First, I want to say that I found this episode extremely enlightening. I had never thought about the concept of fairness in this way. I agree with you that it’s something that makes more sense at a person-to-person, small group level. I would say that it really has no place in public debate.

    I am really looking forward the next episode, when you talk about health systems, including Singapore.

    I live in Canada (Quebec) and I know that some people are afraid that Obama’s program is taking the US toward a Canadian style health system. So, I thought I would try to give you some grist for your debate, and tell you about the advantages and disadvantages of Quebec’s system (as I see them).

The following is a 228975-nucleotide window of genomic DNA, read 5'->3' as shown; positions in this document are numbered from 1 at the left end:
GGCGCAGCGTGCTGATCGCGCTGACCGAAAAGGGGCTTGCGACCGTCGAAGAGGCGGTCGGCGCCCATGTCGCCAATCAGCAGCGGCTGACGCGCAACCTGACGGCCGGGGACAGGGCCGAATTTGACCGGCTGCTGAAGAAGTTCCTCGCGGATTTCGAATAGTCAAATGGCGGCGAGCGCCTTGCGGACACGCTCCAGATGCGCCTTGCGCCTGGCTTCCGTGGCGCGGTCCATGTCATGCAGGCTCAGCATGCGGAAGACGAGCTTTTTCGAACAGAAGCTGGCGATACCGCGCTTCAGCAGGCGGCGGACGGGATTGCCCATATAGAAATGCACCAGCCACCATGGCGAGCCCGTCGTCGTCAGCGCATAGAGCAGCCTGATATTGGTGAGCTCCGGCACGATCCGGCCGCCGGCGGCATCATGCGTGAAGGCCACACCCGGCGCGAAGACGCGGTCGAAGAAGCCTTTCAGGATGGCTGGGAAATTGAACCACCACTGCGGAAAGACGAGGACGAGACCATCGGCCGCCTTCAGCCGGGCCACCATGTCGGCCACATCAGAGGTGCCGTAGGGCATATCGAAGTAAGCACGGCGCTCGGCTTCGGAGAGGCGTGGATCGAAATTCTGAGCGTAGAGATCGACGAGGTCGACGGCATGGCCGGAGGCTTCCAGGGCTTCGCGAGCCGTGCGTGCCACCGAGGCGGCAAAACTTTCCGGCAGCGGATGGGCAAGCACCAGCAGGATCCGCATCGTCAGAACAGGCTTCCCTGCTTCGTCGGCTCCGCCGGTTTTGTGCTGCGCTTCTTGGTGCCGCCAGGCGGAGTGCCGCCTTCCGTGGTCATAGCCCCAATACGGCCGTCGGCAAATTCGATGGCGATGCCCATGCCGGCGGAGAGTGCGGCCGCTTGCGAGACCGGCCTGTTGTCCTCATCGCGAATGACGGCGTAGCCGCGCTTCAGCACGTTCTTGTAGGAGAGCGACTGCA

Disadvantages:
    – Huge financial drain. The government spends an insane proportion of tax dollars on the health system
    – Doctor’s are leaving the public system (can’t earn enough, terrible conditions, etc.), which means that a large proportion of the population does not even have a family doctor. There are severe shortages of specialists in all areas.
    – Ridiculous waiting lists for important procedures/surgeries (even people that are not rich are paying for certain procedures because the waits are too long
    – Ridiculous conditions in emergency rooms. For someone who has to be admitted to hospital through emergency, the norm seems to be several days on a stretcher in the hallways of the emergency area because no regular beds are available.

    Advantages (from my personal perspective):
    – If I (or one of my kids) was in a severe accident I (they) would receive emergency treatment without me having to declare bankruptcy afterwards due to the bills